The Golden Revolution: How to Prepare for the Coming Global Gold Standard
A reserve currency can only function as such if there is a general consensus that it provides a stable store of value. Without this trust, money, no matter what form it takes, will be abandoned—either suddenly in a crisis, or gradually over time—in favor of something else. The Golden Revolution looks at how the world is rapidly moving toward some form of global metallic standard, in which money, at least in official, international transactions, is linked directly to gold, silver, or both.
The practical reality of the transition to the coming global gold (or bimetallic) standard is going to be substantially different from the global fiat monetary and financial regime of today. It is not just money that is going to change. The nature and business of banking will also be affected, as will finance in general.
- Incisive and thoughtful, The Golden Revolution is a treatise on the broad effects of the current and future monetary structure
- Looks at why the world is headed inexorably back towards a metallic money standard
- Explores what the transition period might look like, including some historical examples of both orderly and disorderly transitions
- Examines how the world of banking, finance, and investment, including asset valuation and portfolio management techniques, will work under a future gold standard and which industries, countries and markets are likely to benefit and which are likely to suffer
Full of advice on how investors can profit and protect themselves during this critical time of change, the book knows that those who are prepared will prosper, while those who won't stand to lose it all.
Introduction: Why a Gold Standard Lies in Our Near Future 1
Part I Why the Days of the Fiat Dollar Are Numbered 7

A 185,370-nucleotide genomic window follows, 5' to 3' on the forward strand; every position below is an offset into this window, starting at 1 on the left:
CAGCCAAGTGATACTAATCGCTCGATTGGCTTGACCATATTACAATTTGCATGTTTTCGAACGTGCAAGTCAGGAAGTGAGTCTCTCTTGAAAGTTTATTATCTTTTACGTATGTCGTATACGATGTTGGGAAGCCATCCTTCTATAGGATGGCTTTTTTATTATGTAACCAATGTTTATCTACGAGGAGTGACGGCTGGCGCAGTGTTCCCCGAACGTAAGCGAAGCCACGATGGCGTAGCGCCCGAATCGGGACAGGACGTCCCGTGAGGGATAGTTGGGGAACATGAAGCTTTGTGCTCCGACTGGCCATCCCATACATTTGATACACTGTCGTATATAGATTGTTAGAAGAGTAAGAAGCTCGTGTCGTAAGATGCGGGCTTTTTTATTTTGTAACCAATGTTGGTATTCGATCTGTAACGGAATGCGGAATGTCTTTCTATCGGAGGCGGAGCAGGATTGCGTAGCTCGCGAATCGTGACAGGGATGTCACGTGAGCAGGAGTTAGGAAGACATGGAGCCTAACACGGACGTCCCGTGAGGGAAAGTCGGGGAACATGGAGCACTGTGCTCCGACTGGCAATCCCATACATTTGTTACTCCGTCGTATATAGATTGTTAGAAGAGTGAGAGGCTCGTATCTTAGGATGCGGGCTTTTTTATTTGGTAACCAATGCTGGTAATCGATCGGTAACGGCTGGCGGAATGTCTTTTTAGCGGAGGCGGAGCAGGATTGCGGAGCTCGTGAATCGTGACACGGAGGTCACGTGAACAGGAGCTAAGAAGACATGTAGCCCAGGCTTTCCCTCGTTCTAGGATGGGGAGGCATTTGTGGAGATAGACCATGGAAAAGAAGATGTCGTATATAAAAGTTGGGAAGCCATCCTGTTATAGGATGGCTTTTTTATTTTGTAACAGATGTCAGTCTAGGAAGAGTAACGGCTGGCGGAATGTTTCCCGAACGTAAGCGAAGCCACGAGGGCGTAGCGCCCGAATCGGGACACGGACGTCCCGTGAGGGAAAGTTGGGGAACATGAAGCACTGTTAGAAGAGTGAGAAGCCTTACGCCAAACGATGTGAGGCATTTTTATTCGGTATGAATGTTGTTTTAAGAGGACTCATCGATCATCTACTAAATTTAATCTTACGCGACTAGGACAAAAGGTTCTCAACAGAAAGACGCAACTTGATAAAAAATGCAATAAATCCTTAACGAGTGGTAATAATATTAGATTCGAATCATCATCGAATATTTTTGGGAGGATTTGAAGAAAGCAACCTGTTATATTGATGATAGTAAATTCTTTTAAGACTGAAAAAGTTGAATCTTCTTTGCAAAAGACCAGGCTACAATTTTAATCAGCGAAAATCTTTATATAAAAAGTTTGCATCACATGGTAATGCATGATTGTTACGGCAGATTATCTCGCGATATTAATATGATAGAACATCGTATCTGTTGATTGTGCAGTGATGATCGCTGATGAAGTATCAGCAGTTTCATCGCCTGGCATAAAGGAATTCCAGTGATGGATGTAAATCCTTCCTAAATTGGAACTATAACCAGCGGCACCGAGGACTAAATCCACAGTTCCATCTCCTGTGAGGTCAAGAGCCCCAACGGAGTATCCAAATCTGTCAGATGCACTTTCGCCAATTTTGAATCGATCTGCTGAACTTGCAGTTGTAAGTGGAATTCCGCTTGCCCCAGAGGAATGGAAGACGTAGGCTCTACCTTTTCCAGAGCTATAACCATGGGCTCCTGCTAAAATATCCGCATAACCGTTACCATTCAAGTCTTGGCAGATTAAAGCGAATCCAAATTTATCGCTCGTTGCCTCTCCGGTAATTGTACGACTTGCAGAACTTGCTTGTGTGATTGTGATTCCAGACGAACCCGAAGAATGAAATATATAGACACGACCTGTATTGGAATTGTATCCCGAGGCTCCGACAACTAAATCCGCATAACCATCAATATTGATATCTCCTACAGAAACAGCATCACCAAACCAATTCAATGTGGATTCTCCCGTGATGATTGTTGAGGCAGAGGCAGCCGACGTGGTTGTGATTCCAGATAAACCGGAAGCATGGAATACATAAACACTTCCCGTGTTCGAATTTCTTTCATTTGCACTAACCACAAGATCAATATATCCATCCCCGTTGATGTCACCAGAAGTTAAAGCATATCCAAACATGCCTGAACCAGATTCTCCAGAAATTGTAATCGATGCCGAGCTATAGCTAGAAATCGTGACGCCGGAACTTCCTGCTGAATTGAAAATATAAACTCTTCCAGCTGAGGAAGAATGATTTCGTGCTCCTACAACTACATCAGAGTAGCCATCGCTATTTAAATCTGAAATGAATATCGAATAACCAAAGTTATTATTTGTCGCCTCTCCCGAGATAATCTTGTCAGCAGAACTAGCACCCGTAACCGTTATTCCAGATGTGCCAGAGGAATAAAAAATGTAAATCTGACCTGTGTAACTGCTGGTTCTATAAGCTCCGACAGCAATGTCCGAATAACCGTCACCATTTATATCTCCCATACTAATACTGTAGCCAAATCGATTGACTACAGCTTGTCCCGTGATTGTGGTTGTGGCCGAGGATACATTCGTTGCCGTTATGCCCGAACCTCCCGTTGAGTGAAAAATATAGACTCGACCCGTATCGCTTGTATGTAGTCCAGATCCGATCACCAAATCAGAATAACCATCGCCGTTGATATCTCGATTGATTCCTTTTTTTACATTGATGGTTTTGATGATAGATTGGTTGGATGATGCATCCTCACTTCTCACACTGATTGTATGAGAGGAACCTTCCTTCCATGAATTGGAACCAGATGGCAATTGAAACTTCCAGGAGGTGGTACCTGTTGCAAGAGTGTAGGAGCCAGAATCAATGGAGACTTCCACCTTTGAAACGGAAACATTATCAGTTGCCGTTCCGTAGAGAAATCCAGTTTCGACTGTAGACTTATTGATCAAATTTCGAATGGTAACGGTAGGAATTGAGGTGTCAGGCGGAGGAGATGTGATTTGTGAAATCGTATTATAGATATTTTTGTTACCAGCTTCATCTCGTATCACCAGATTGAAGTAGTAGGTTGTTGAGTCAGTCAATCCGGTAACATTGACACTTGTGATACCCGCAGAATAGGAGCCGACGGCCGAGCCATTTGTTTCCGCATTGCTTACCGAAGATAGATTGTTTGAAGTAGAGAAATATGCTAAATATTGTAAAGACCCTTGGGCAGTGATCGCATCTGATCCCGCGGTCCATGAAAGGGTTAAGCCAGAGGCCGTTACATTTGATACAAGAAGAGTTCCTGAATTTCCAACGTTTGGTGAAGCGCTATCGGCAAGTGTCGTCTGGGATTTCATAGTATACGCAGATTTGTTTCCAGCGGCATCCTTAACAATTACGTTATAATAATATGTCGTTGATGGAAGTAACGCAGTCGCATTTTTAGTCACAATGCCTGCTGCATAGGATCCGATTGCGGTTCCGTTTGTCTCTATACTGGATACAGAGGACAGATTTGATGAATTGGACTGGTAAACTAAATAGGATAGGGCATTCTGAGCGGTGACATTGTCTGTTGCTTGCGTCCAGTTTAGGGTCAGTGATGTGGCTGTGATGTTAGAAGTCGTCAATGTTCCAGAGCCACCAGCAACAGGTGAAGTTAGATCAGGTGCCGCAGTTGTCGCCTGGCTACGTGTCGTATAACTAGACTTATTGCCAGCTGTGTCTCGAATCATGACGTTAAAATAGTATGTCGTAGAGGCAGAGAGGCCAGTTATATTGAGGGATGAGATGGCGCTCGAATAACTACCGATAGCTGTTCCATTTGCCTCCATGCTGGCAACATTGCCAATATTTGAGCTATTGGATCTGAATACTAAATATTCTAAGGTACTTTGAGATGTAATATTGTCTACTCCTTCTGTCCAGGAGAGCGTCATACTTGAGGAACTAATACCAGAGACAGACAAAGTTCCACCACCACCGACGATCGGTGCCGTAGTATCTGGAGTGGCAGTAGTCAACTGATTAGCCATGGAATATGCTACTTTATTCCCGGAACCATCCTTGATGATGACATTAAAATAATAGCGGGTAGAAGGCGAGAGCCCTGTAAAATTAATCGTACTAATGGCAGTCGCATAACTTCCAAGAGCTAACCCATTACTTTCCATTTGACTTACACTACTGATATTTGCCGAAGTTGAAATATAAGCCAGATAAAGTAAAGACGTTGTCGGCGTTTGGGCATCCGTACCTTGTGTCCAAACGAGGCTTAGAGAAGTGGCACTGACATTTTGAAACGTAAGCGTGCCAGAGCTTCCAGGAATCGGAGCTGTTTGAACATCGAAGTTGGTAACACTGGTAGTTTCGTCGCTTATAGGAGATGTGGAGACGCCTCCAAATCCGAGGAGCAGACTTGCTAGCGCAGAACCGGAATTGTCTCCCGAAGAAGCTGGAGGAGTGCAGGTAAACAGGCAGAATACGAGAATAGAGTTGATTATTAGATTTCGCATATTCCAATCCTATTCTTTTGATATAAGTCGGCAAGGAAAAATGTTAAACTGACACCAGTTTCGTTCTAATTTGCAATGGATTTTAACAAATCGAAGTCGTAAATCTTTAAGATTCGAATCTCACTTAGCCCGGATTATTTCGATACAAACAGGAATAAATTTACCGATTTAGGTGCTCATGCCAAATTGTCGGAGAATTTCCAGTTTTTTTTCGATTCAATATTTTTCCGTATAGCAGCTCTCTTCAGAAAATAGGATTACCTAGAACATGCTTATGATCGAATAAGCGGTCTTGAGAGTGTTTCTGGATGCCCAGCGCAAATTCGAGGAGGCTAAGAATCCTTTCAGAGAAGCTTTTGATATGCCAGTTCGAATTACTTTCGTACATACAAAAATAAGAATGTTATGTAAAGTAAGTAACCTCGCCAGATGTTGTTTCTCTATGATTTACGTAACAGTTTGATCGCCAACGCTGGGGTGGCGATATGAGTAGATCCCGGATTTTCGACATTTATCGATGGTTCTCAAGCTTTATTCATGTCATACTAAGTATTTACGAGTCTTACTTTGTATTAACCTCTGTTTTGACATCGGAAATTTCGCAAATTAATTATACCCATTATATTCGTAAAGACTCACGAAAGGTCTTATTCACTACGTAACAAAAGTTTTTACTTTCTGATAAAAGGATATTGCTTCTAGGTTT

Chapter 1 The Window Closes 13
Chapter 2 Stagnation, Stagflation, and the Rise of "Darth" Volcker 23
Chapter 3 Of Bubbles and Bailouts 35
Chapter 4 Why Financial Genius Fails, or, a Forensic Study of the 2008–2009 Global Credit Crisis 41
Chapter 5 An Unstable Equilibrium 51
Chapter 6 The Inevitability of Regime Change 73
Part II Running the Golden Gauntlet: Transition Scenarios Back to a Gold Standard 79
Chapter 7 A Golden Bolt out of the Blue 85
Chapter 8 Golden Preparations 95
Chapter 9 Long-Forgotten Suggestions for How the United States Could Return to Gold 115
Chapter 10 The Golden BRICs 125
Chapter 11 When All Else Fails, Enter the Gold Vigilantes 133
Part III The Economic, Financial, and Investment Implications of the Coming Global Gold Standard 137
Chapter 12 The Role of Central Banking under a Gold Standard 143
Chapter 13 Valuation Fundamentals under a Gold Standard 155
Chapter 14 Estimating Risk Premia under a Gold Standard 167
Chapter 15 Golden Winners and Paper Losers 181
Chapter 16 Some Implications of the Gold Standard for Global Labor and Capital Markets 189
Conclusion: The Golden Society 193
Further Reading 199
About the Author 206
The protracted global economic crisis has awakened the long-dormant debate about whether the United States or other countries should reinstate some form of gold standard. While not surprising given that there is now general agreement that excessive money and credit growth played a key role in the near collapse of the global financial system in 2008, US government officials, including Federal Reserve Chairman Ben Bernanke, do not believe this would be in the best interests of the United states, or other countries for that matter.